ISSN (Print) - 0012-9976 | ISSN (Online) - 2349-8846

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Noisy Vertical Markets

In vertical markets, volatility at one level of the market may transmit itself to another level. This paper examines the linkages that exist between spreads at different levels of the market hierarchy in Indian rice markets, and highlights the behaviour of spreads in the presence of information asymmetry. The paper also models possible differences between the reaction to an upward revision of the spread from that to a downward revision.

Perception and Prejudice

This paper presents a theoretical framework to analyse the impact of information and the epistemic reliability attached to this information, on the investment choices made by households when allocating scarce resources within the family. Excess female mortality in India has been attributed to the poor economic returns women generate in the labour market, as well as certain inherent cultural and religious beliefs, which prejudice female survival chances greater than those of males. The authors argue that it is this cultural and religious fabric in India that influences the way in which uncertainty about the outcome of investing in boys or girls is perceived. The result may be an over-reaction - in terms of investment - to positive information about male prospects, and vice versa, an under-reaction to positive information about female prospects, thereby exacerbating the survival differential between males and females. Policy-makers should not only increase the opportunities for females to contribute economically, but they should ensure that these policies are long-term in nature - and not politically motivated - and are well communicated.

Reforming Indian Debt Markets

While equity markets in India have got radically transformed since the 1991-92 securities scam, the government securities markets have not changed very much except that the Reserve Bank of India has significantly improved the settlement process. Recognising the need for introducing transparency and to reform the secondary markets in government securities and money market instruments, the RBI will soon operationalise the Negotiated Dealing System (NDS). Simultaneously, the Clearing Corporation of India (CCIL), promoted by major banks, financial institutions and primary dealers, will be a key market infrastructure to significantly improve market efficiency and integrity. Together with the NDS, the CCIL will introduce major reforms in the way the government securities and money markets function today.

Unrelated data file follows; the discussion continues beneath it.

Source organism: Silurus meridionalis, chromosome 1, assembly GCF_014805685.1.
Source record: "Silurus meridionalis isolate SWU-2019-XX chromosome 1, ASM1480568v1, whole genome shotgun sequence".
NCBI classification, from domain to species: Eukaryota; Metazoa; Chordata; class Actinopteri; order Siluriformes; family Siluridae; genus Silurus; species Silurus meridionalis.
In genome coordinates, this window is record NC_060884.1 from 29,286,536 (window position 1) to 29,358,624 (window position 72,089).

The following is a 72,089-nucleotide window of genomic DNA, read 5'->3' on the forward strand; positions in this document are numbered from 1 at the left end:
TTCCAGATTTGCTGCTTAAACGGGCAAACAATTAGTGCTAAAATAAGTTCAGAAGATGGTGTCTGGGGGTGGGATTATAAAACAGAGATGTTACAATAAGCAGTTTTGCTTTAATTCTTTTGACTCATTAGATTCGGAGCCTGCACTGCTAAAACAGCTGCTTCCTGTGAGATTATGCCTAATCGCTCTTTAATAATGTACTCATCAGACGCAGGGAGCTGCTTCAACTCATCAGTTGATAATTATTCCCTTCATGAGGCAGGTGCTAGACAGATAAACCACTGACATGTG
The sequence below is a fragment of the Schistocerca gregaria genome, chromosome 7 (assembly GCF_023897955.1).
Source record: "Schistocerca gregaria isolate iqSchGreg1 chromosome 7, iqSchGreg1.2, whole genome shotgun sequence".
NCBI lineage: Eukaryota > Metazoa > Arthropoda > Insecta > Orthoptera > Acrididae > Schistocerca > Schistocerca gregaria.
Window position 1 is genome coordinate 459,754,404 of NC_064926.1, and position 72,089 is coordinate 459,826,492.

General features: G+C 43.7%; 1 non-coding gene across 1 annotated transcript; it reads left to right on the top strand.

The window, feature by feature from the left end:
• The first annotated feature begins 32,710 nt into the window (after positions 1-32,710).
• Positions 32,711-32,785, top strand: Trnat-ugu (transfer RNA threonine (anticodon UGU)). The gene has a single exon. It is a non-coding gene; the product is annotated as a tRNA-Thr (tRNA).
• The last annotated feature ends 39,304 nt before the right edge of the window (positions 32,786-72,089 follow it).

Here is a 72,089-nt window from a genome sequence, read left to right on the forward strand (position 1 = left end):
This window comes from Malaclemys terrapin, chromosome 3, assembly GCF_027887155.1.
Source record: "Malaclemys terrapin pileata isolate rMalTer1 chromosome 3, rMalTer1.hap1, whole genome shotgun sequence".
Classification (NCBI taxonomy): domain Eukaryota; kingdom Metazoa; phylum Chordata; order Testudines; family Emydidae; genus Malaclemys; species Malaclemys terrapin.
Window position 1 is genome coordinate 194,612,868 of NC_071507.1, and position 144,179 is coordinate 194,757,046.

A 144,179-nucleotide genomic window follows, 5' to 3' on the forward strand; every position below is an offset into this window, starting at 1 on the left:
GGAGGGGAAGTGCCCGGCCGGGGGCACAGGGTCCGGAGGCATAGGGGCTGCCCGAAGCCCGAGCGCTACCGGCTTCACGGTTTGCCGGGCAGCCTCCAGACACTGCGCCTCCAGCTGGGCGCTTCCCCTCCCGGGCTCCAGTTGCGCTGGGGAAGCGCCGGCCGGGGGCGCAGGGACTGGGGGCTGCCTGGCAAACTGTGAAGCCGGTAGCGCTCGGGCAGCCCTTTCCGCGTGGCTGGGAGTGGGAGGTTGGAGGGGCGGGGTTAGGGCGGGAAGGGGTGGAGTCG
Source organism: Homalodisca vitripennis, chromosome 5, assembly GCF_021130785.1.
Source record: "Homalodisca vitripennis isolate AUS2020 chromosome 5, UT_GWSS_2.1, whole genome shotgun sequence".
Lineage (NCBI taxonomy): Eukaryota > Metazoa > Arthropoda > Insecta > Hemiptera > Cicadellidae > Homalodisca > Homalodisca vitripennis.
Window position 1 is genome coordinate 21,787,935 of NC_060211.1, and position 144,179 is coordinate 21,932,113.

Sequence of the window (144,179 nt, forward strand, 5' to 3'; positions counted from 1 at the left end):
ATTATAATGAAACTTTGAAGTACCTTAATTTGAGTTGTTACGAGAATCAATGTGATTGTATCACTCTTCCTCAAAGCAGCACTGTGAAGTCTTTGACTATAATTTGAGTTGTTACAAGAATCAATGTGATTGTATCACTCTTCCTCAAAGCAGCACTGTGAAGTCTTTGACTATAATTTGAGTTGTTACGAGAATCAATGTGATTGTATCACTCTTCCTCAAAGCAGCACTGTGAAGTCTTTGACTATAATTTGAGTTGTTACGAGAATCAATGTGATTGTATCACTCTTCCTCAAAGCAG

Fiscal Transparency

What one expected from the Report of the Advisory Group set up by the Reserve Bank of India (RORB) to assess conformity to the guidelines specified in the IMF's Fiscal Code was an in-depth exploration of compliance, beneath the formal provisions in place. The peculiar genius of Indian misgovernance is that, while complying with transparency requirements in a superficial sense, there are enough exceptions and anomalies tucked away in the system for it to achieve obfuscation to an impressive degree. The Group was advantageously placed in terms of its membership to ferret out examples where there is de jure compliance, but none de facto. It does not do this. Further, the RORB is largely confined to compliance at the central government level. It does deal to some degree with inter-government issues between centre and states, but not with state-local issues.
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